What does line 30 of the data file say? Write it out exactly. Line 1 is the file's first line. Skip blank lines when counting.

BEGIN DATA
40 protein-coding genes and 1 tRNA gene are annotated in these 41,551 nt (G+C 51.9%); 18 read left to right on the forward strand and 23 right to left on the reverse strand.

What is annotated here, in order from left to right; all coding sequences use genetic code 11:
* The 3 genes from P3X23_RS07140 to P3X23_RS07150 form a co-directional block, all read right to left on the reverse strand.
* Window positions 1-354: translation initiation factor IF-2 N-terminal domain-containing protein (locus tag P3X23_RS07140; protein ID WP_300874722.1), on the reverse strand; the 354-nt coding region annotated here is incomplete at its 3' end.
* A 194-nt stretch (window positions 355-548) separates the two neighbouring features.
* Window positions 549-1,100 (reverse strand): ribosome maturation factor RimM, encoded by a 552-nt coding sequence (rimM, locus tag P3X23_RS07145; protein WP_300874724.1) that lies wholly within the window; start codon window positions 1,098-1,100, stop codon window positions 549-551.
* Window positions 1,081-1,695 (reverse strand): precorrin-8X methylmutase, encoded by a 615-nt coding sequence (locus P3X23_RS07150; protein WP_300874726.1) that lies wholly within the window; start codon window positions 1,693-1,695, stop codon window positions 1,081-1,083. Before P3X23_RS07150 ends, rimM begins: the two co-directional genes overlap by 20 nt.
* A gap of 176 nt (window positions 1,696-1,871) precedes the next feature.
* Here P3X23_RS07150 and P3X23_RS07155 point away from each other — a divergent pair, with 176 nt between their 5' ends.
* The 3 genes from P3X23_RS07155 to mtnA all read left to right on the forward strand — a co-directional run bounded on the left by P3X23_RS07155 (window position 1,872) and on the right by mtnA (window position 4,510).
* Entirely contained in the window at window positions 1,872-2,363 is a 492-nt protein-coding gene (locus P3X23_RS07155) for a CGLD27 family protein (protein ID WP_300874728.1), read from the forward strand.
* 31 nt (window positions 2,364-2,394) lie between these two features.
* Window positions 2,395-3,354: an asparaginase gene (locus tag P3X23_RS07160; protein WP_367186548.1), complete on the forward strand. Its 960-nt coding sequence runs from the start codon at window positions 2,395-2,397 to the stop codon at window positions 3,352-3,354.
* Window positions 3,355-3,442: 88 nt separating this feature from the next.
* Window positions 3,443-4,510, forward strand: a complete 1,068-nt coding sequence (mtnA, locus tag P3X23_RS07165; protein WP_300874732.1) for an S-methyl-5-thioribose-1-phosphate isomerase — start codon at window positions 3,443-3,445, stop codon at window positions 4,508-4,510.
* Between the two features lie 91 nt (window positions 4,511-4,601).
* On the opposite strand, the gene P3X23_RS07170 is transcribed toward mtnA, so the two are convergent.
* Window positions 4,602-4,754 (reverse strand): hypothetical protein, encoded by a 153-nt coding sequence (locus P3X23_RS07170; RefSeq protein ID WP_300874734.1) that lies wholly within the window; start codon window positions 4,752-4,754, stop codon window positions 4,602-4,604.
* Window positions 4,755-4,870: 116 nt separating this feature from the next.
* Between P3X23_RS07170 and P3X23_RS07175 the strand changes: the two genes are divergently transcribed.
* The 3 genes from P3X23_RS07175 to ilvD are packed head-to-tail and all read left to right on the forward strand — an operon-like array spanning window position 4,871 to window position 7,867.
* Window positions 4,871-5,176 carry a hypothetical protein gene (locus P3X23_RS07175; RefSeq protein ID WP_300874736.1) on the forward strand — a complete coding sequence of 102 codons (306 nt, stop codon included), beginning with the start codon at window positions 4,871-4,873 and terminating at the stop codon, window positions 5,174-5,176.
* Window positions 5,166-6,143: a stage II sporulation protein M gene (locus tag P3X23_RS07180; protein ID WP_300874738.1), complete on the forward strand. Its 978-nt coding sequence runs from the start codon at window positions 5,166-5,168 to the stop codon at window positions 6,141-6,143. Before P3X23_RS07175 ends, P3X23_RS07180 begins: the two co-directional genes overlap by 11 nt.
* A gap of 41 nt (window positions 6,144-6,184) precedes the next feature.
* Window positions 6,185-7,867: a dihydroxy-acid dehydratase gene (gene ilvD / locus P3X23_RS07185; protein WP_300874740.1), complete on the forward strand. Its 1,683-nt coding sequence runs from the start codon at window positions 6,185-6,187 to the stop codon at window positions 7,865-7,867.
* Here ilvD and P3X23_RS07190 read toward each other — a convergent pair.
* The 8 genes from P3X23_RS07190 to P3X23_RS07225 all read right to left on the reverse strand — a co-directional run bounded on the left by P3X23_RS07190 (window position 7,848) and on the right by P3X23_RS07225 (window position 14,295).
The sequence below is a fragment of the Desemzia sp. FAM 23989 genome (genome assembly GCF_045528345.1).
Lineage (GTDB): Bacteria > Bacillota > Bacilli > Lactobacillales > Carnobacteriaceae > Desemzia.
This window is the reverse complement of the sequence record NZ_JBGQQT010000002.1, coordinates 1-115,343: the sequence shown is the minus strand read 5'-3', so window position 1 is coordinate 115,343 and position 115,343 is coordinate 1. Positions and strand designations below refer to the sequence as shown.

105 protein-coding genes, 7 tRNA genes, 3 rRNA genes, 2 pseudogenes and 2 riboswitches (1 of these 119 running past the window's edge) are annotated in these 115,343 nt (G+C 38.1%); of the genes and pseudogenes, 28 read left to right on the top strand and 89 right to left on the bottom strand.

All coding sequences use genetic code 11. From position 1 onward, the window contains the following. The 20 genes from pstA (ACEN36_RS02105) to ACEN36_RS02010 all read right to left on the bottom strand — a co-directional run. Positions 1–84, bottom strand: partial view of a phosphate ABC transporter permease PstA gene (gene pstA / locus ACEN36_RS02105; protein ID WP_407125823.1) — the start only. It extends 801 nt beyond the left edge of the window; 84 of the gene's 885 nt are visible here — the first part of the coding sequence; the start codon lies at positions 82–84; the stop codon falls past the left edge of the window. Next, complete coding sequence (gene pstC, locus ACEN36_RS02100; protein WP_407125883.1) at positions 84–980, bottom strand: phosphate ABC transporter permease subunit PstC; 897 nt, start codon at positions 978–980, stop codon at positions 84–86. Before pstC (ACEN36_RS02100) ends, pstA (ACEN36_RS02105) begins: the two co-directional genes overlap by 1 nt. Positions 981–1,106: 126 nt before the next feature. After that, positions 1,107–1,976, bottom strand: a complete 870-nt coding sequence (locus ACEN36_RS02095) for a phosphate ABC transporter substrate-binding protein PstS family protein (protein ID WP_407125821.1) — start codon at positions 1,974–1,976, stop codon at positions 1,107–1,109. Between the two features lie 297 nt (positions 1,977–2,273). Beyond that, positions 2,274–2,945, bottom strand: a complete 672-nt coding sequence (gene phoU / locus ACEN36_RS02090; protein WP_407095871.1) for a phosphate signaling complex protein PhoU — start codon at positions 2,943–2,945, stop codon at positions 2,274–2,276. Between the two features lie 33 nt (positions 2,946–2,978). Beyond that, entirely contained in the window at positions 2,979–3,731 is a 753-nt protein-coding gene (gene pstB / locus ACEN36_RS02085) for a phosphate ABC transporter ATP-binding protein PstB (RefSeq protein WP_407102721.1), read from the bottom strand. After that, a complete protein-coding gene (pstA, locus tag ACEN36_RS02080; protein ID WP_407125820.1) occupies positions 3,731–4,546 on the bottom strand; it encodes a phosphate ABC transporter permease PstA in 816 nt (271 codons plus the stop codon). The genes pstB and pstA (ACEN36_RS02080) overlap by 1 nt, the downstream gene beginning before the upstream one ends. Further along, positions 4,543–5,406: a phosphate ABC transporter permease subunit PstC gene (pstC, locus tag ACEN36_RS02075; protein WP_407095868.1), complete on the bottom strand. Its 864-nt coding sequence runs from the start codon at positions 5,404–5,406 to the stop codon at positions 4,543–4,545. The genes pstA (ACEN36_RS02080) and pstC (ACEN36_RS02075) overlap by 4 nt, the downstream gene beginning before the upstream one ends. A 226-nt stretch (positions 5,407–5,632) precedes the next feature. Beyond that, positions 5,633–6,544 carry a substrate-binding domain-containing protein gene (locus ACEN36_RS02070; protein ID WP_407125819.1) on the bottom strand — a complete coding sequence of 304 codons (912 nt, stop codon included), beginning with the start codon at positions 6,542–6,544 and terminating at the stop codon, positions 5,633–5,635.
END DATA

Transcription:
This window is the reverse complement of the sequence record NZ_JBGQQT010000002.1, coordinates 1-115,343: the sequence shown is the minus strand read 5'-3', so window position 1 is coordinate 115,343 and position 115,343 is coordinate 1. Positions and strand designations below refer to the sequence as shown.